Half Moon Theatre
Reviewed 23 June 2012
by Sadhbh Keating,Amaka Attoh,Kim Molloy,Eimear Deery
Record by Dylan Tighe is an extremely difficult performance to critique as it is an autobiographical, emotional play about Tighe’s struggle with bipolar disorder. Also, we must note that we saw only the second preview and the production may change, and grow.
The setting is, for the most part, drab. The pre-set is very intimate; it feels like Tighe’s personal space. Guitars, a drum set, a large writing desk and a leather chair all dressed in dark colours reflect the melancholic mood of the show.
Tighe uses music from his debut album Record, his own medical records, and multimedia to portray the concept of mental illness. Tighe takes on the role of himself which provides authenticity and real raw human emotion. This also highlights the isolating and internalised nature of this disease. Keeping with the intimate nature of the performance, the supporting cast of musicians and actors is very small. Aofie Duffin takes on the role of Tighe’s nurse and love interest but, unfortunately, her performance lacks credibility. A more positive point of Duffin’s performance is her singing voice. Her hauntingly beautiful voice captures the turmoil of emotions her acting didn’t. Daniel Reardon takes on the role of the austere doctor and gives a satisfactory performance. Despite the small cast of supporting actors and their inability to effectively portray the story, powerful messages still come through, one being that medication may not always be effective to treat mental illness.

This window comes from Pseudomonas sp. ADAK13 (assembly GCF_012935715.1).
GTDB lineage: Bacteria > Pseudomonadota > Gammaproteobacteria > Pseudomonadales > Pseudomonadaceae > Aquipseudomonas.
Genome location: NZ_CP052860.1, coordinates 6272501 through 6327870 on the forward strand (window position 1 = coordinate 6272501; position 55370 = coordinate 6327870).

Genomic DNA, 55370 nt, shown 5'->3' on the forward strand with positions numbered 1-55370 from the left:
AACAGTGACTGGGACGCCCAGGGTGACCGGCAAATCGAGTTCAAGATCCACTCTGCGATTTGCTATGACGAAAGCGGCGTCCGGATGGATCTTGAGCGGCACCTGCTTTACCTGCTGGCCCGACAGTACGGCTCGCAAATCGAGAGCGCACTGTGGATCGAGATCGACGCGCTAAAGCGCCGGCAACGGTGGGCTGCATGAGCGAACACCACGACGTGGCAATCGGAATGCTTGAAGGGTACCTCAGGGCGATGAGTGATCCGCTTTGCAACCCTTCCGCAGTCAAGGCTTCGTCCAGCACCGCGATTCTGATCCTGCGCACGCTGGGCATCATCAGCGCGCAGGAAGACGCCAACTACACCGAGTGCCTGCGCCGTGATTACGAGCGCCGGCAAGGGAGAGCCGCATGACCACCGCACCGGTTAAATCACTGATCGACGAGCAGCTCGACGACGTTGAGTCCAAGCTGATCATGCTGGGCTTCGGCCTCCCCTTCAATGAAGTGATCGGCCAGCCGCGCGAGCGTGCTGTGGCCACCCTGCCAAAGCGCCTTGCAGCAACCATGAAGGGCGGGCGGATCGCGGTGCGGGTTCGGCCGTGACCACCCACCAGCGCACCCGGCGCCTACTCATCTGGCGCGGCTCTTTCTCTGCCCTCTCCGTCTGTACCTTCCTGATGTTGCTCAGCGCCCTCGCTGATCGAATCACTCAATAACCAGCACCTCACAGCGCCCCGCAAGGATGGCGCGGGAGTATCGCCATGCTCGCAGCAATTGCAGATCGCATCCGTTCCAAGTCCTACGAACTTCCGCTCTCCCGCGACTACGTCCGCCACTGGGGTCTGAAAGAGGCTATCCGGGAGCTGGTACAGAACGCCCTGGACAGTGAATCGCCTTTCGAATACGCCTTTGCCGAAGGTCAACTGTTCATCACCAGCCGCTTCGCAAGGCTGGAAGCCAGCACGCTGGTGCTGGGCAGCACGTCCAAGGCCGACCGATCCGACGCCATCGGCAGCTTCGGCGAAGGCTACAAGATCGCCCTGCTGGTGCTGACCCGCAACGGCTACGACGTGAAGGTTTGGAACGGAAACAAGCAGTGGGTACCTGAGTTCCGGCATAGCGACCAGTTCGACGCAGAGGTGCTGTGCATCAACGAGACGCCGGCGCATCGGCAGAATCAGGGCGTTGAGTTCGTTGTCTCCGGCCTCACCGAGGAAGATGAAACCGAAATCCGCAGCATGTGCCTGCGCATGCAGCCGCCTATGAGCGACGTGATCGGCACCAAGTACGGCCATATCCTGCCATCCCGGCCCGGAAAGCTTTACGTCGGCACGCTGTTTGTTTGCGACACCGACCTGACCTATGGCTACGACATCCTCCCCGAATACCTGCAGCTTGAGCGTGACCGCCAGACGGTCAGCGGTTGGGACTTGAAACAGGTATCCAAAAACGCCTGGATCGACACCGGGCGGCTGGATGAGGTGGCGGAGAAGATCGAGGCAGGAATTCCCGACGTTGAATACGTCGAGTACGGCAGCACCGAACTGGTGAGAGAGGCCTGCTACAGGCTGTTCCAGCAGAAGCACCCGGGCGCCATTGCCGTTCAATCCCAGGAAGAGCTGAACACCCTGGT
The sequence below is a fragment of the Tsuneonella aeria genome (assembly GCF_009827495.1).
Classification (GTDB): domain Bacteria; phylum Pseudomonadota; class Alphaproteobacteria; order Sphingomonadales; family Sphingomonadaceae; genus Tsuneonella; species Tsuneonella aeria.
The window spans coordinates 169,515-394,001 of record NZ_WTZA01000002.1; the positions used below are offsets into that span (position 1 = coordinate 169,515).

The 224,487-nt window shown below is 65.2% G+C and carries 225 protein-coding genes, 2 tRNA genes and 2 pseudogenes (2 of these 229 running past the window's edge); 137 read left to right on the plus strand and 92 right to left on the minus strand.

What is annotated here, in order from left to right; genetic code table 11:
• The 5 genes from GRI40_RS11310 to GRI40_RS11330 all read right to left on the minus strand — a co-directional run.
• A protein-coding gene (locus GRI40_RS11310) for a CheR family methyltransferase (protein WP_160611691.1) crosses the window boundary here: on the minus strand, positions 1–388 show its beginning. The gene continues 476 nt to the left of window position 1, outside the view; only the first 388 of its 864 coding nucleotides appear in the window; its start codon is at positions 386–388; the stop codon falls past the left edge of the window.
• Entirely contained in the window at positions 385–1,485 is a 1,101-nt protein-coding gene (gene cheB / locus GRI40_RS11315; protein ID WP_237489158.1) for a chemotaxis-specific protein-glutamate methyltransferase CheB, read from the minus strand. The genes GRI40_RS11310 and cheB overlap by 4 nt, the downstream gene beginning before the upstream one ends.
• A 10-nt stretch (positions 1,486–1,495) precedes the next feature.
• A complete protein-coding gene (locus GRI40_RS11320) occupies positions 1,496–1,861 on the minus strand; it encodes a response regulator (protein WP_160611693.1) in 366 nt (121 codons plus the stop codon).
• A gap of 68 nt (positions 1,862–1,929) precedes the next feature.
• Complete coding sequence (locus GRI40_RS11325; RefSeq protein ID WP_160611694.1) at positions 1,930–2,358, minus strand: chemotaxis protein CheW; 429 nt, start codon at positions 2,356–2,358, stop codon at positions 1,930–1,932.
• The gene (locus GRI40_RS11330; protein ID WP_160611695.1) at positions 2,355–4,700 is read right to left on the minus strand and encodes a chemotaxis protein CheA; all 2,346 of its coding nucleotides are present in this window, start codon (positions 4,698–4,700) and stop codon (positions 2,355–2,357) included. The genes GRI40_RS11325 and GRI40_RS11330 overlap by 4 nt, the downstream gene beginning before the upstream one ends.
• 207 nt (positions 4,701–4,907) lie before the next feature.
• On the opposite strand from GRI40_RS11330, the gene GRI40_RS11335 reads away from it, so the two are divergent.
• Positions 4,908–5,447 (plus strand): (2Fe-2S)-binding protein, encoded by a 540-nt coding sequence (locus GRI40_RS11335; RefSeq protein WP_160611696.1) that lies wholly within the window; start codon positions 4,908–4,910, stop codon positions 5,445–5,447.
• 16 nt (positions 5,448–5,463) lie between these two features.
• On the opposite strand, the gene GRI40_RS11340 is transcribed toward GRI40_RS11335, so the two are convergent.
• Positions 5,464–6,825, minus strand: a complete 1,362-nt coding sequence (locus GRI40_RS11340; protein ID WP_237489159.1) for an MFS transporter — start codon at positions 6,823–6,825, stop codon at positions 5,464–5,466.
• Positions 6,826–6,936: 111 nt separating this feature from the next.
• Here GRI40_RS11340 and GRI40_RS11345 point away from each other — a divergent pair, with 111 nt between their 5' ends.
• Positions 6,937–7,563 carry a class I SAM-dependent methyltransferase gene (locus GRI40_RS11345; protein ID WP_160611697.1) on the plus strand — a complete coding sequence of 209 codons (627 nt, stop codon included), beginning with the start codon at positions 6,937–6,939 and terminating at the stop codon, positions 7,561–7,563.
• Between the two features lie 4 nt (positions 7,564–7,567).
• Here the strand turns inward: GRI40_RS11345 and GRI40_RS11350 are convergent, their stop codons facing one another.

Elements such as Tighe’s own music also reinforced these messages and provided clarity to some of the more obscure images. Custom-made films about Tighe’s life and his ideas show his confusion and loneliness when in a depressed state, which gives the show a sense of reality. Tighe must be commended for this fearless production as he puts everything on the table.
Although the production deals with dark matters, humour and live music give it an uplift. We recommend it, although during parts of the show fantasy and reality collide, leading to confusion and ambiguity. This mirrors Tighe’s state of mind at the particular point in his life, and leaves the audience with much to contemplate.